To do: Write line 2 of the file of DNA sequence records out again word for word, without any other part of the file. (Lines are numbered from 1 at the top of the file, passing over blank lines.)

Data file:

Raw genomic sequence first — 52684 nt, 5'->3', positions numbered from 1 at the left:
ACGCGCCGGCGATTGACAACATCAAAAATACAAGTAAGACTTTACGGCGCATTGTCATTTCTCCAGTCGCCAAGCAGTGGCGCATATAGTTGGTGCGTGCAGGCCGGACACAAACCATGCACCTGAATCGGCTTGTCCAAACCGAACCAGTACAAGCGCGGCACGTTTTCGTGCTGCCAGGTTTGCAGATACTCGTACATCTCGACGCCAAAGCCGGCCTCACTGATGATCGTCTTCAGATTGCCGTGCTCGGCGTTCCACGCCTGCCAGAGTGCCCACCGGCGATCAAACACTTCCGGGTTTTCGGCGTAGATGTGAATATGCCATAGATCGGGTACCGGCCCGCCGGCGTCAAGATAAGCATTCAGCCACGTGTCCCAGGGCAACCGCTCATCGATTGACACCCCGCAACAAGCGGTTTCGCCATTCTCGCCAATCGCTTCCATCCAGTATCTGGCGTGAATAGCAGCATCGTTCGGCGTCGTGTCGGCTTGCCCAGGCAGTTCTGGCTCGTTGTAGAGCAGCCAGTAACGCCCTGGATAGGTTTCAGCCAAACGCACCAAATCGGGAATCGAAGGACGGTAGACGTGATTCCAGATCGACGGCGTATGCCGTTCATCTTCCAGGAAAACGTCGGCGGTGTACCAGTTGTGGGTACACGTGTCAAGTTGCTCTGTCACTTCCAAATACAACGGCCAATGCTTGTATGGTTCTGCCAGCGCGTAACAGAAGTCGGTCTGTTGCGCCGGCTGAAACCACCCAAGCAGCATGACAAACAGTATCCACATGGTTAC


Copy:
ACGCGCCGGCGATTGACAACATCAAAAATACAAGTAAGACTTTACGGCGCATTGTCATTTCTCCAGTCGCCAAGCAGTGGCGCATATAGTTGGTGCGTGCAGGCCGGACACAAACCATGCACCTGAATCGGCTTGTCCAAACCGAACCAGTACAAGCGCGGCACGTTTTCGTGCTGCCAGGTTTGCAGATACTCGTACATCTCGACGCCAAAGCCGGCCTCACTGATGATCGTCTTCAGATTGCCGTGCTCGGCGTTCCACGCCTGCCAGAGTGCCCACCGGCGATCAAACACTTCCGGGTTTTCGGCGTAGATGTGAATATGCCATAGATCGGGTACCGGCCCGCCGGCGTCAAGATAAGCATTCAGCCACGTGTCCCAGGGCAACCGCTCATCGATTGACACCCCGCAACAAGCGGTTTCGCCATTCTCGCCAATCGCTTCCATCCAGTATCTGGCGTGAATAGCAGCATCGTTCGGCGTCGTGTCGGCTTGCCCAGGCAGTTCTGGCTCGTTGTAGAGCAGCCAGTAACGCCCTGGATAGGTTTCAGCCAAACGCACCAAATCGGGAATCGAAGGACGGTAGACGTGATTCCAGATCGACGGCGTATGCCGTTCATCTTCCAGGAAAACGTCGGCGGTGTACCAGTTGTGGGTACACGTGTCAAGTTGCTCTGTCACTTCCAAATACAACGGCCAATGCTTGTATGGTTCTGCCAGCGCGTAACAGAAGTCGGTCTGTTGCGCCGGCTGAAACCACCCAAGCAGCATGACAAACAGTATCCACATGGTTAC